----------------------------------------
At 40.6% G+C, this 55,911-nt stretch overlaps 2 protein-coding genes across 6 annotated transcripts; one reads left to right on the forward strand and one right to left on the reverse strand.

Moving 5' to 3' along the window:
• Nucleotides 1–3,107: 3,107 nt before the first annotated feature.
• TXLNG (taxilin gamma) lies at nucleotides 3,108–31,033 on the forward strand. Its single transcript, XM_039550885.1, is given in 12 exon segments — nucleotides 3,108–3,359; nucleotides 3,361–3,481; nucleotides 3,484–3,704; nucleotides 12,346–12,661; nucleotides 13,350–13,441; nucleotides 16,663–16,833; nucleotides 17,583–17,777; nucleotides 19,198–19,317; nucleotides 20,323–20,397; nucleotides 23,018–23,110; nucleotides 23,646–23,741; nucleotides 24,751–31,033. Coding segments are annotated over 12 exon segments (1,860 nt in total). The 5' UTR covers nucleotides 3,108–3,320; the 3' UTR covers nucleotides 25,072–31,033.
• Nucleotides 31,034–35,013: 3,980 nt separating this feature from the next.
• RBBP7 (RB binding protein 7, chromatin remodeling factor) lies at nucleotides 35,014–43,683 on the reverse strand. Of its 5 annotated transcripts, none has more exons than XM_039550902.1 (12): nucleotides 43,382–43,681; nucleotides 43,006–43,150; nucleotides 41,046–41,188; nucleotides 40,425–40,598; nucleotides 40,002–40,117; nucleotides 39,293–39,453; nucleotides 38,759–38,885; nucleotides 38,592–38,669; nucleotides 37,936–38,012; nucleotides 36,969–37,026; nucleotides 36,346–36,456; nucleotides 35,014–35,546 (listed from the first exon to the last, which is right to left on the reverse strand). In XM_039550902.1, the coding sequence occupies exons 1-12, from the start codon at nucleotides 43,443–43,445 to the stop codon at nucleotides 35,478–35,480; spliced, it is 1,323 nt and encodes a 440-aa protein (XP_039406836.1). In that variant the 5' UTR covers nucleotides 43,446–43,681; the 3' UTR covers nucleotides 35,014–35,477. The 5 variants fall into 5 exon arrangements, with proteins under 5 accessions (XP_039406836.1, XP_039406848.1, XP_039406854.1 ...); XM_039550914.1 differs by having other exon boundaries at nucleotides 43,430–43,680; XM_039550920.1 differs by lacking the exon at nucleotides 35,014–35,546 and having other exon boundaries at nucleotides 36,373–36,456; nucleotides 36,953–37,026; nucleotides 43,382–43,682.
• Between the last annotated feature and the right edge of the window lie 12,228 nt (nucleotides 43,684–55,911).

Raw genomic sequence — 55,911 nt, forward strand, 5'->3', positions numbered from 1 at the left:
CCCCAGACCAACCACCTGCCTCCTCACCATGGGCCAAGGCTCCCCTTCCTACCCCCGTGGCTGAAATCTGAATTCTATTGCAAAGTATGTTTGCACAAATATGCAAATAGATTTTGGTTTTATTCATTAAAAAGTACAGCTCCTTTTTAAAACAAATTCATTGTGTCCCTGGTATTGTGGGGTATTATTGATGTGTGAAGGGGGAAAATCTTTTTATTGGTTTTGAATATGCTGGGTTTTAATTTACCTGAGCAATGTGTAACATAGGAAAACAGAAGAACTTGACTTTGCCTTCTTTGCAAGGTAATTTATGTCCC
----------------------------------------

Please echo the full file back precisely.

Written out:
At 40.6% G+C, this 55,911-nt stretch overlaps 2 protein-coding genes across 6 annotated transcripts; one reads left to right on the forward strand and one right to left on the reverse strand.

Moving 5' to 3' along the window:
• Nucleotides 1–3,107: 3,107 nt before the first annotated feature.
• TXLNG (taxilin gamma) lies at nucleotides 3,108–31,033 on the forward strand. Its single transcript, XM_039550885.1, is given in 12 exon segments — nucleotides 3,108–3,359; nucleotides 3,361–3,481; nucleotides 3,484–3,704; nucleotides 12,346–12,661; nucleotides 13,350–13,441; nucleotides 16,663–16,833; nucleotides 17,583–17,777; nucleotides 19,198–19,317; nucleotides 20,323–20,397; nucleotides 23,018–23,110; nucleotides 23,646–23,741; nucleotides 24,751–31,033. Coding segments are annotated over 12 exon segments (1,860 nt in total). The 5' UTR covers nucleotides 3,108–3,320; the 3' UTR covers nucleotides 25,072–31,033.
• Nucleotides 31,034–35,013: 3,980 nt separating this feature from the next.
• RBBP7 (RB binding protein 7, chromatin remodeling factor) lies at nucleotides 35,014–43,683 on the reverse strand. Of its 5 annotated transcripts, none has more exons than XM_039550902.1 (12): nucleotides 43,382–43,681; nucleotides 43,006–43,150; nucleotides 41,046–41,188; nucleotides 40,425–40,598; nucleotides 40,002–40,117; nucleotides 39,293–39,453; nucleotides 38,759–38,885; nucleotides 38,592–38,669; nucleotides 37,936–38,012; nucleotides 36,969–37,026; nucleotides 36,346–36,456; nucleotides 35,014–35,546 (listed from the first exon to the last, which is right to left on the reverse strand). In XM_039550902.1, the coding sequence occupies exons 1-12, from the start codon at nucleotides 43,443–43,445 to the stop codon at nucleotides 35,478–35,480; spliced, it is 1,323 nt and encodes a 440-aa protein (XP_039406836.1). In that variant the 5' UTR covers nucleotides 43,446–43,681; the 3' UTR covers nucleotides 35,014–35,477. The 5 variants fall into 5 exon arrangements, with proteins under 5 accessions (XP_039406836.1, XP_039406848.1, XP_039406854.1 ...); XM_039550914.1 differs by having other exon boundaries at nucleotides 43,430–43,680; XM_039550920.1 differs by lacking the exon at nucleotides 35,014–35,546 and having other exon boundaries at nucleotides 36,373–36,456; nucleotides 36,953–37,026; nucleotides 43,382–43,682.
• Between the last annotated feature and the right edge of the window lie 12,228 nt (nucleotides 43,684–55,911).

Raw genomic sequence — 55,911 nt, forward strand, 5'->3', positions numbered from 1 at the left:
CCCCAGACCAACCACCTGCCTCCTCACCATGGGCCAAGGCTCCCCTTCCTACCCCCGTGGCTGAAATCTGAATTCTATTGCAAAGTATGTTTGCACAAATATGCAAATAGATTTTGGTTTTATTCATTAAAAAGTACAGCTCCTTTTTAAAACAAATTCATTGTGTCCCTGGTATTGTGGGGTATTATTGATGTGTGAAGGGGGAAAATCTTTTTATTGGTTTTGAATATGCTGGGTTTTAATTTACCTGAGCAATGTGTAACATAGGAAAACAGAAGAACTTGACTTTGCCTTCTTTGCAAGGTAATTTATGTCCC